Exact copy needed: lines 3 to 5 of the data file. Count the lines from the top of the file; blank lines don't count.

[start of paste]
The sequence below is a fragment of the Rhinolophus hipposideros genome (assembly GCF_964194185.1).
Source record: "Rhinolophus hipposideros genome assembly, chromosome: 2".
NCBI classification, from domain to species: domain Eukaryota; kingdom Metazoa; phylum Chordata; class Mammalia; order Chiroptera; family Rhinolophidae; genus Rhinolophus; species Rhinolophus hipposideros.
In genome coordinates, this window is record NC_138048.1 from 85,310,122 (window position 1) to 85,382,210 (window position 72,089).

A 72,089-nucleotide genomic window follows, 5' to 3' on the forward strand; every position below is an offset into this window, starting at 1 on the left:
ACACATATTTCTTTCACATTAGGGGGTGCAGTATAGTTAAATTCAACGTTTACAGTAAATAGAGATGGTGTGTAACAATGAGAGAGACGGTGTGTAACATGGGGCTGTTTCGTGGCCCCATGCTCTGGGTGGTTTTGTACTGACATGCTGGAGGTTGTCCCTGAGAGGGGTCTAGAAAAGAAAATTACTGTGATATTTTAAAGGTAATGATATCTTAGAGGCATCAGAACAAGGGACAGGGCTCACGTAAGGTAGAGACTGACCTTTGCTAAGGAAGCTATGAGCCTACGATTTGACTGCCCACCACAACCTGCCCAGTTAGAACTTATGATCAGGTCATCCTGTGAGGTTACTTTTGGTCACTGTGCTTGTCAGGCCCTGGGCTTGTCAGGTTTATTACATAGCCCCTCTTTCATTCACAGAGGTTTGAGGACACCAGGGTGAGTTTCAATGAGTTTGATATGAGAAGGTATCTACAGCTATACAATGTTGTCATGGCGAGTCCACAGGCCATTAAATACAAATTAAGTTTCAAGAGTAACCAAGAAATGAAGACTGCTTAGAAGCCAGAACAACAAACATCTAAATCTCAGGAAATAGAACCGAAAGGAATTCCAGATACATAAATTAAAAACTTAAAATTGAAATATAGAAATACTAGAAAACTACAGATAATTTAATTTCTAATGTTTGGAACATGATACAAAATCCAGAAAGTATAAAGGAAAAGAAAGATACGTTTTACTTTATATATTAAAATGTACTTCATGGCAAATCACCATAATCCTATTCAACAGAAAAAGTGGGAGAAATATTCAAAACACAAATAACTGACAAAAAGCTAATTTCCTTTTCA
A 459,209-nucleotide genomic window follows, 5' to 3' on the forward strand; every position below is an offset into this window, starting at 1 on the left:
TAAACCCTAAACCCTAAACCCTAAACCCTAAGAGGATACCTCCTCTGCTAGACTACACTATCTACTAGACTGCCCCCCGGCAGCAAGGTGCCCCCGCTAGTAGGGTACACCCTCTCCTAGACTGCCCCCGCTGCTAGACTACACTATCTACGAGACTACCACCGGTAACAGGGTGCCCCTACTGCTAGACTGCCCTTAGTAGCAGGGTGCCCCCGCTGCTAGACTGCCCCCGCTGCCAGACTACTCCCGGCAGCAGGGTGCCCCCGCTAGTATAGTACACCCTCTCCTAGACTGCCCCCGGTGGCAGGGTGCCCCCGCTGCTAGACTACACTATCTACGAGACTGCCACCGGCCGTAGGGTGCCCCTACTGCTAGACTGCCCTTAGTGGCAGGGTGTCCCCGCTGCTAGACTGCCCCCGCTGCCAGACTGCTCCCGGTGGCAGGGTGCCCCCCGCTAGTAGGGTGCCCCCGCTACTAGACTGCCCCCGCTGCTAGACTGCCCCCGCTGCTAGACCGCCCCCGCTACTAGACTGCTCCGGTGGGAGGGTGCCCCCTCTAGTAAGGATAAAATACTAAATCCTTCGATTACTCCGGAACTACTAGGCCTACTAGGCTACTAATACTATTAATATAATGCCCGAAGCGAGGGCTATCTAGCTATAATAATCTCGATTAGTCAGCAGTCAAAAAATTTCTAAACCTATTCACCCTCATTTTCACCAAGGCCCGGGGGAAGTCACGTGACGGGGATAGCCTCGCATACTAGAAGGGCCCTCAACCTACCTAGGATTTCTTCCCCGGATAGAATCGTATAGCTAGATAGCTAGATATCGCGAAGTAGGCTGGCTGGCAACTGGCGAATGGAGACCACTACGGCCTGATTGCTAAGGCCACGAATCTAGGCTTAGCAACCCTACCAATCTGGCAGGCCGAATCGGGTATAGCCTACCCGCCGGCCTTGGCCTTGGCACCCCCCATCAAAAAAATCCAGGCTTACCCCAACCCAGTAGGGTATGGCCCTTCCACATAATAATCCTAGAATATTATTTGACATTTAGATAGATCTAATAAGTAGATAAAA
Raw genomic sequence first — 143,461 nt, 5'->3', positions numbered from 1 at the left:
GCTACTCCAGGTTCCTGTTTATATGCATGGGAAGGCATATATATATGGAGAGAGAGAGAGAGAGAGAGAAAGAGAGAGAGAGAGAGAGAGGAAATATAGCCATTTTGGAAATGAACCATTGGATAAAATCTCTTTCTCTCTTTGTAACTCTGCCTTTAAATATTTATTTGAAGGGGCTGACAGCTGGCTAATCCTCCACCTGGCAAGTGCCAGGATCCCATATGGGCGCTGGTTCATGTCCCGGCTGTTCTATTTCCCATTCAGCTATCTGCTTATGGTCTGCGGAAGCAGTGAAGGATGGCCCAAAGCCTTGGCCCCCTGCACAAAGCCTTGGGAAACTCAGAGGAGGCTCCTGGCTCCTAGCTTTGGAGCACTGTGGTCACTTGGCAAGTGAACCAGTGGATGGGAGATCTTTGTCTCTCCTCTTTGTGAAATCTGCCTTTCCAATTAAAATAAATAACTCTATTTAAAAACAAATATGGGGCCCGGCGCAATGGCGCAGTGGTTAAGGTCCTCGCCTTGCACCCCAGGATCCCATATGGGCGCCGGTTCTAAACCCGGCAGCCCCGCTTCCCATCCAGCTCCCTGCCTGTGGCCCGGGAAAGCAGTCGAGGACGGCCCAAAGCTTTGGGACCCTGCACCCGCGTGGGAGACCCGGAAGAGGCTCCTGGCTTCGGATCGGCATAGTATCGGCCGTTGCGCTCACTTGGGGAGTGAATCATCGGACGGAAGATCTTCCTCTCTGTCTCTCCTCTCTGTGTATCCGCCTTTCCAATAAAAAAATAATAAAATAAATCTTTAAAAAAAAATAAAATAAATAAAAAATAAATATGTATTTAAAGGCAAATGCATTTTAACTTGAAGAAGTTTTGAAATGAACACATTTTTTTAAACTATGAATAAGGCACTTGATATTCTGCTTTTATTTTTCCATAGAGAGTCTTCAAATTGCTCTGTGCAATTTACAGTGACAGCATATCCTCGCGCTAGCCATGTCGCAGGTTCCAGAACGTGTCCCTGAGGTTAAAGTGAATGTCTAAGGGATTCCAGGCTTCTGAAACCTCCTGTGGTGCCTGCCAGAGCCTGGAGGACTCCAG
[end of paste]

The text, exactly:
NCBI classification, from domain to species: domain Eukaryota; kingdom Metazoa; phylum Chordata; class Mammalia; order Chiroptera; family Rhinolophidae; genus Rhinolophus; species Rhinolophus hipposideros.
In genome coordinates, this window is record NC_138048.1 from 85,310,122 (window position 1) to 85,382,210 (window position 72,089).

A 72,089-nucleotide genomic window follows, 5' to 3' on the forward strand; every position below is an offset into this window, starting at 1 on the left: